Israelis at Rio, Part 1: Swimming

Gal Nevo, photo credit: Official Israel Olympic Team
Gal Nevo, photo credit: Official Israel Olympic Team


Now that we’ve had a chance to get over the excitement of the Rio 2016 Olympics, it’s time to take a look back at how our Israeli delegation performed. Rio may not have been the ideal host for an Olympiad, but Israel flew to Brazil with their biggest delegation ever – 47 athletes from 17 different sports – and provided some excitement for our small country. I’m sure you all know about our medalists but I’m here to recap every performance by an Israeli at the games.

Swimming

The Israeli swim team was perhaps the most disappointing team Israel sent to the games. When I look at Israeli expectations from the pool I’m not looking for semi finals and finals (not that I would mind them of course) but I do expect that they come to the games and are able to break seasonal and personal bests. Unfortunately we didn’t see that happen in Rio.

Israel’s biggest hope was Yaakov Toumarkin, who achieved the best result by an Israeli swimmer finishing 7th in the 200 backstroke final four years ago in London 2012. He was expected to make it back in to the finals and maybe try and improve on his London result. Yaakov participated in 2 events: the 100 and 200 backstroke, and in both he struggled in his turns coming in far from his Israeli record in the 100m and finishing 27th. In the 200, he made the semifinals but with a weak showing he finished in 15th, very far away from making the finals. Gal Nevo the veteran who had re-emerged in the last year was hoping he could make a semifinal in the 200 individual medley but finished 0.03 slower than the 16th place that would have led him there. In the 200 butterfly he finished 26th and in the 400 individual medley he finished 19th. Unfortunately, not very impressive at all.

Yaakov Toumarkin, photo credit: Israel Olympic Team
Yaakov Toumarkin, photo credit: Israel Olympic Team

Amit Ivri, who made the semifinals in the 100 breaststroke in London continued her unfortunate season when she wasn’t even close to advancing in any of her 3 events: the 100 breaststroke (29th-place finish), 200 breaststroke (28th) and 100 butterfly (27th). Andrea Morez, who caught a sinus infection right before the competition had to give up on 2 of her 4 individual swims and only ended competing in the 50m (35th-place finish) and 100 (37th) freestyle where she struggled.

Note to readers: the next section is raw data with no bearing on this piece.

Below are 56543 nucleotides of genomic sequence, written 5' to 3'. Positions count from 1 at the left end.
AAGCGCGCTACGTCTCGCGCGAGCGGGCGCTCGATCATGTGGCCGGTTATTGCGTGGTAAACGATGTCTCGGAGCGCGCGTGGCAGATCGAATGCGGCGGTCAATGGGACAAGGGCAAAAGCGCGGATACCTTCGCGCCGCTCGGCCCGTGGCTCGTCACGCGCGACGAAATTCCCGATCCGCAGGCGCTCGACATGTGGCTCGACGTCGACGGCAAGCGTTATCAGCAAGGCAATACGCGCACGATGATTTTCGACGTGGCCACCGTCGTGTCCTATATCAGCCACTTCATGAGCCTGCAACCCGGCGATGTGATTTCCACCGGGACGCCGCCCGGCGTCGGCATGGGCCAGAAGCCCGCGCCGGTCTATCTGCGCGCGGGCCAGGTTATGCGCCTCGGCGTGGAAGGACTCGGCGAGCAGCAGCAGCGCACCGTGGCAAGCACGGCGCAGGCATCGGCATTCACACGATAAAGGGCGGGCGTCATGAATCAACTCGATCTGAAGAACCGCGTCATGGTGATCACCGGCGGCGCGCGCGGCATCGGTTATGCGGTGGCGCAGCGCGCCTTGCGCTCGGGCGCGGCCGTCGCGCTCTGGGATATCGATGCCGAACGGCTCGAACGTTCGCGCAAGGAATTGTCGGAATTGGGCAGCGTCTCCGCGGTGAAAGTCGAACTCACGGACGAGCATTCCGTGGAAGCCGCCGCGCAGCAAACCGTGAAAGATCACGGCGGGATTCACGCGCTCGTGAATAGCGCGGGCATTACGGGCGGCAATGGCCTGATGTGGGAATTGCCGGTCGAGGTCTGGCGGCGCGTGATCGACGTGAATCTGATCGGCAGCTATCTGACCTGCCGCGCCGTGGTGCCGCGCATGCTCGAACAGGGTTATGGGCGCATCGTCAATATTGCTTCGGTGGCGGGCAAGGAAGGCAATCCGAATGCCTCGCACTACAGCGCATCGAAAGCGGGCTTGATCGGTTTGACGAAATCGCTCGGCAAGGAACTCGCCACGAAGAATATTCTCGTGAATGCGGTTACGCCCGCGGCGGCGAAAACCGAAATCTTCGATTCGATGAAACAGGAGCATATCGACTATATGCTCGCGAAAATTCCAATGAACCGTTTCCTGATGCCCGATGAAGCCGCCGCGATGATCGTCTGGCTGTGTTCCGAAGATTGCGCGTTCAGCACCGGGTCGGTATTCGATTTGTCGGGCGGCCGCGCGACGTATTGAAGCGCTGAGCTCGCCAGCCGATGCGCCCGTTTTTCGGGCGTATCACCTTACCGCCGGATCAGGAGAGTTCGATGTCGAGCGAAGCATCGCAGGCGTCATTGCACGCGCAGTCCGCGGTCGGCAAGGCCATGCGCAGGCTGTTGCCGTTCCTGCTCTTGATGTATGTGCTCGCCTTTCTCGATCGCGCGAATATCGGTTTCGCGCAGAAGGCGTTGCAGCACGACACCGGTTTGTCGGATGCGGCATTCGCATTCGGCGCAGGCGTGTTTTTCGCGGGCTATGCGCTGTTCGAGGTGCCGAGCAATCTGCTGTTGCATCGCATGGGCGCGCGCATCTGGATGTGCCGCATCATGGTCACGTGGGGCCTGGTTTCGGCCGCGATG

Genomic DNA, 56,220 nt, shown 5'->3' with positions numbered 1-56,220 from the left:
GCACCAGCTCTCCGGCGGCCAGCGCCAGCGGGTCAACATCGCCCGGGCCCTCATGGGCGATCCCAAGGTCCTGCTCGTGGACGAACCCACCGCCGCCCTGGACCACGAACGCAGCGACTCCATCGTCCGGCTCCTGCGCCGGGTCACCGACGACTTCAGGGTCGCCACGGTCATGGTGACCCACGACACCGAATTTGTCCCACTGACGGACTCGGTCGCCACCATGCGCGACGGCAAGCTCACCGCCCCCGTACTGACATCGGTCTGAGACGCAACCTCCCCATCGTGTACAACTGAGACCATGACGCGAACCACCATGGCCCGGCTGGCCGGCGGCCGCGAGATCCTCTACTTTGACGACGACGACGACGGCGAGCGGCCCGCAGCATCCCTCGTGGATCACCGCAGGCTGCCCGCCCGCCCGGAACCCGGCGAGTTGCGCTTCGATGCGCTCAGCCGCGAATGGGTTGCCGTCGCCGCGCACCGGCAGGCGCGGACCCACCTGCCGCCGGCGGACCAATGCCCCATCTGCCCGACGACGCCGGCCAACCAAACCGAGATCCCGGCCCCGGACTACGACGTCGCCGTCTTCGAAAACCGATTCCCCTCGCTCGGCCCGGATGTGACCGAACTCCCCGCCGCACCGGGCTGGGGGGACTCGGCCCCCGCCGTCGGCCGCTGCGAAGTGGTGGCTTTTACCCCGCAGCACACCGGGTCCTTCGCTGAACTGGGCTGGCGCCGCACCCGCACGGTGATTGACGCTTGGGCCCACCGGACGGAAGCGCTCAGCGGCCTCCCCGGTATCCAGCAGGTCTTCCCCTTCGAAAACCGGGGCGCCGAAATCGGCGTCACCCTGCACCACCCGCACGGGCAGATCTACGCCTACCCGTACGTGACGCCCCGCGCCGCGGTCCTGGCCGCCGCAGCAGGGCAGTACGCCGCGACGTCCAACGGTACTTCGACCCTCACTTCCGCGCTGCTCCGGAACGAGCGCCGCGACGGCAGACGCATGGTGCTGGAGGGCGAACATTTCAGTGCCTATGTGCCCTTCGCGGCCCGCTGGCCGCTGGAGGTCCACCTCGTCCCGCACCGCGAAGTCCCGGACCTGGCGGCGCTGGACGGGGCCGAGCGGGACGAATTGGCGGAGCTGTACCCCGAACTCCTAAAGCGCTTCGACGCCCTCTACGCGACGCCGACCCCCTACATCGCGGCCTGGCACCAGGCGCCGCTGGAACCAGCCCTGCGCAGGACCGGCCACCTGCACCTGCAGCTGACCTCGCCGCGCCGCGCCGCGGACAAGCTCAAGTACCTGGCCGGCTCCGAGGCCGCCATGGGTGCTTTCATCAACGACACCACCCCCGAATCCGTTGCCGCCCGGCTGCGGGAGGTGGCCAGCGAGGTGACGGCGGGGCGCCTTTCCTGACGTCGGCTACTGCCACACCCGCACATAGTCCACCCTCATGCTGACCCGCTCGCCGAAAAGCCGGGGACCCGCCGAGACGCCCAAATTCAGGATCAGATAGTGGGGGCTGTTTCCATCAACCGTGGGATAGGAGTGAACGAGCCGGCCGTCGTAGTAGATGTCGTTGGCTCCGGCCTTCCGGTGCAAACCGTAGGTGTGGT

The youngsters Ziv Kolontarov (41st in the 50 and 45th in the 100 freestyle) and Zohar Shikler (33rd in the 50 freestyle) got their first taste of the Olympic Games and hope that it will give them the experience they need to propel their careers forward.

Israel also produced its first women’s 4*100 freestyle relay team who were able to get to the Olympics on a last second technicality. The team included Ivry, Shikler, Morez and Keren Siebner, who broke the Israeli record twice this year, finished in 16th and last place but were just 2 one-hundredth’s of a second away from the Israeli record. You have to wonder if they would have broken that record when Morez was healthy.

Andrea Morez, photo credit: Israel Olympic Team
Andrea Morez, photo credit: Israel Olympic Team

Overall something needs to be done at the Israeli swimming association. The swimmers were not ready for the Olympics and the person who is responsible for it should be looking for another line of work. At times, it seems like our swimmers peak early in their careers and plateau at that point. A solution needs to be found in order to avoid another disaster like Rio. The good news is – they have 4 more years to figure it out. 

For more insights into the world of Israeli sports, follow me on Twitter: @effgoro

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2 Comments Add yours

  1. Roy Friedman says:

    Not to mention that no National Record was set in the swimming pool

    Like

    1. Adam D says:

      Exactly. It was a pretty disappointing effort from the Israeli swimmers. We’ll see what happens in 4 years.

      Like

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